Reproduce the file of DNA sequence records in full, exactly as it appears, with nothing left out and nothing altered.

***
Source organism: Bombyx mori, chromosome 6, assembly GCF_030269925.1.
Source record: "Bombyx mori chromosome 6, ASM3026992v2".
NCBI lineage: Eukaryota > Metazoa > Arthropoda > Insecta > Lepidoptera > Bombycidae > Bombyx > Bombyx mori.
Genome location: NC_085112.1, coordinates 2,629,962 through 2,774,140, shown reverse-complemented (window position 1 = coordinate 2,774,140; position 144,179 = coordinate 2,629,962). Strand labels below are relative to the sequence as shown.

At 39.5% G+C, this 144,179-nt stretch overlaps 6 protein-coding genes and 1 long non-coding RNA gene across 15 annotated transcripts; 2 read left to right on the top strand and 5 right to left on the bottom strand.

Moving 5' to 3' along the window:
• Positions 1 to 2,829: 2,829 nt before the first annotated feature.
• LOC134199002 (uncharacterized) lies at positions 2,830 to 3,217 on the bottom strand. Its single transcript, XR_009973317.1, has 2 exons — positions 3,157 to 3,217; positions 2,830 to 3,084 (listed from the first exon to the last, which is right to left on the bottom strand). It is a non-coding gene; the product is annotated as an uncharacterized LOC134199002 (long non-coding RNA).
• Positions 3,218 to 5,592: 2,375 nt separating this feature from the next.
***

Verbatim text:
Source organism: Bombyx mori, chromosome 6, assembly GCF_030269925.1.
Source record: "Bombyx mori chromosome 6, ASM3026992v2".
NCBI lineage: Eukaryota > Metazoa > Arthropoda > Insecta > Lepidoptera > Bombycidae > Bombyx > Bombyx mori.
Genome location: NC_085112.1, coordinates 2,629,962 through 2,774,140, shown reverse-complemented (window position 1 = coordinate 2,774,140; position 144,179 = coordinate 2,629,962). Strand labels below are relative to the sequence as shown.

At 39.5% G+C, this 144,179-nt stretch overlaps 6 protein-coding genes and 1 long non-coding RNA gene across 15 annotated transcripts; 2 read left to right on the top strand and 5 right to left on the bottom strand.

Moving 5' to 3' along the window:
• Positions 1 to 2,829: 2,829 nt before the first annotated feature.
• LOC134199002 (uncharacterized) lies at positions 2,830 to 3,217 on the bottom strand. Its single transcript, XR_009973317.1, has 2 exons — positions 3,157 to 3,217; positions 2,830 to 3,084 (listed from the first exon to the last, which is right to left on the bottom strand). It is a non-coding gene; the product is annotated as an uncharacterized LOC134199002 (long non-coding RNA).
• Positions 3,218 to 5,592: 2,375 nt separating this feature from the next.